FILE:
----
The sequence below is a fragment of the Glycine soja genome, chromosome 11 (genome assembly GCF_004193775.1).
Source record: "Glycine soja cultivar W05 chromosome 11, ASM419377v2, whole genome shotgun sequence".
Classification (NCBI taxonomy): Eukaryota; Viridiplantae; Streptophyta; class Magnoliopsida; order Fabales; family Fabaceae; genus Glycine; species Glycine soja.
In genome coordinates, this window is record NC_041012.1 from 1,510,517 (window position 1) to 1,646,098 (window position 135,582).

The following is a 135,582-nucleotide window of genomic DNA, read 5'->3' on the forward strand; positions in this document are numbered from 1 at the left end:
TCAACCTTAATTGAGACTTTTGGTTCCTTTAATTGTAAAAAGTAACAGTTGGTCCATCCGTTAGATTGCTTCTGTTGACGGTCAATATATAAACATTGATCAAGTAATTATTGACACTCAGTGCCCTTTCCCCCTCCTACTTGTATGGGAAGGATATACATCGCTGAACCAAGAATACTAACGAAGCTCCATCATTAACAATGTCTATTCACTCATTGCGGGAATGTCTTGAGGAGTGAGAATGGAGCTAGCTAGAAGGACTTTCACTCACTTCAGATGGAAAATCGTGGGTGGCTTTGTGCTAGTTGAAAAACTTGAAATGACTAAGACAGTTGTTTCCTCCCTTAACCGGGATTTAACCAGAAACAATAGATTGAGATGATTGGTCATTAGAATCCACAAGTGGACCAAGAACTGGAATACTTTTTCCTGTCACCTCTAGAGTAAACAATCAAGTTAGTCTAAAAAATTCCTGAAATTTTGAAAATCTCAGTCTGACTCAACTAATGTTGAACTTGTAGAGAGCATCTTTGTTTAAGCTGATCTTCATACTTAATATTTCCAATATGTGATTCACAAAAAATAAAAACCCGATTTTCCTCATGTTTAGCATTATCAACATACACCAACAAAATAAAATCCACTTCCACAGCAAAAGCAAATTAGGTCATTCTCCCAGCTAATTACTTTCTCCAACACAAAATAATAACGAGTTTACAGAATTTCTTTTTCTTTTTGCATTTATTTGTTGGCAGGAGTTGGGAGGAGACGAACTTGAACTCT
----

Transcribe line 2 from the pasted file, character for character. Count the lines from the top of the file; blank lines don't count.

Source record: "Glycine soja cultivar W05 chromosome 11, ASM419377v2, whole genome shotgun sequence".